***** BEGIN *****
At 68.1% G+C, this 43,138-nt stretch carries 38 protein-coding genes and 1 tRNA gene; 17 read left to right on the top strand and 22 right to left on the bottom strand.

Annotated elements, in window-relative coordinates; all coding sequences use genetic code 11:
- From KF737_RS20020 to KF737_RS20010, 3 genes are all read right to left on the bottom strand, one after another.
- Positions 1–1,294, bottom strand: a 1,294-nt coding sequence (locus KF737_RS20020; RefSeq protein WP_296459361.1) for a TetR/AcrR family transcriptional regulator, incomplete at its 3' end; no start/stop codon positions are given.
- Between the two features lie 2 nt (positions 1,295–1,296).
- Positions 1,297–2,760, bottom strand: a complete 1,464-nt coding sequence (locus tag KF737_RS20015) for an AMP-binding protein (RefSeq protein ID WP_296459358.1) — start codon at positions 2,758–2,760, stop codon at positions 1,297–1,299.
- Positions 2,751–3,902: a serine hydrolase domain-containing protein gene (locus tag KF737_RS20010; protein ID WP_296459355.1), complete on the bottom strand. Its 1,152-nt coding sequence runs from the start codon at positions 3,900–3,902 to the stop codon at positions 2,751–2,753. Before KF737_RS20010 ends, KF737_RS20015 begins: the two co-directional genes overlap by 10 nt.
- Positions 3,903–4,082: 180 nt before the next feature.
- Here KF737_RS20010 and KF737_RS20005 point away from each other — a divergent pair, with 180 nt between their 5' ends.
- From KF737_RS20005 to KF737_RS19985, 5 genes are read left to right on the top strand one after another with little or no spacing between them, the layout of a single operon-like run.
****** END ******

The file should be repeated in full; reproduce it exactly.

At 68.1% G+C, this 43,138-nt stretch carries 38 protein-coding genes and 1 tRNA gene; 17 read left to right on the top strand and 22 right to left on the bottom strand.

Annotated elements, in window-relative coordinates; all coding sequences use genetic code 11:
- From KF737_RS20020 to KF737_RS20010, 3 genes are all read right to left on the bottom strand, one after another.
- Positions 1–1,294, bottom strand: a 1,294-nt coding sequence (locus KF737_RS20020; RefSeq protein WP_296459361.1) for a TetR/AcrR family transcriptional regulator, incomplete at its 3' end; no start/stop codon positions are given.
- Between the two features lie 2 nt (positions 1,295–1,296).
- Positions 1,297–2,760, bottom strand: a complete 1,464-nt coding sequence (locus tag KF737_RS20015) for an AMP-binding protein (RefSeq protein ID WP_296459358.1) — start codon at positions 2,758–2,760, stop codon at positions 1,297–1,299.
- Positions 2,751–3,902: a serine hydrolase domain-containing protein gene (locus tag KF737_RS20010; protein ID WP_296459355.1), complete on the bottom strand. Its 1,152-nt coding sequence runs from the start codon at positions 3,900–3,902 to the stop codon at positions 2,751–2,753. Before KF737_RS20010 ends, KF737_RS20015 begins: the two co-directional genes overlap by 10 nt.
- Positions 3,903–4,082: 180 nt before the next feature.
- Here KF737_RS20010 and KF737_RS20005 point away from each other — a divergent pair, with 180 nt between their 5' ends.
- From KF737_RS20005 to KF737_RS19985, 5 genes are read left to right on the top strand one after another with little or no spacing between them, the layout of a single operon-like run.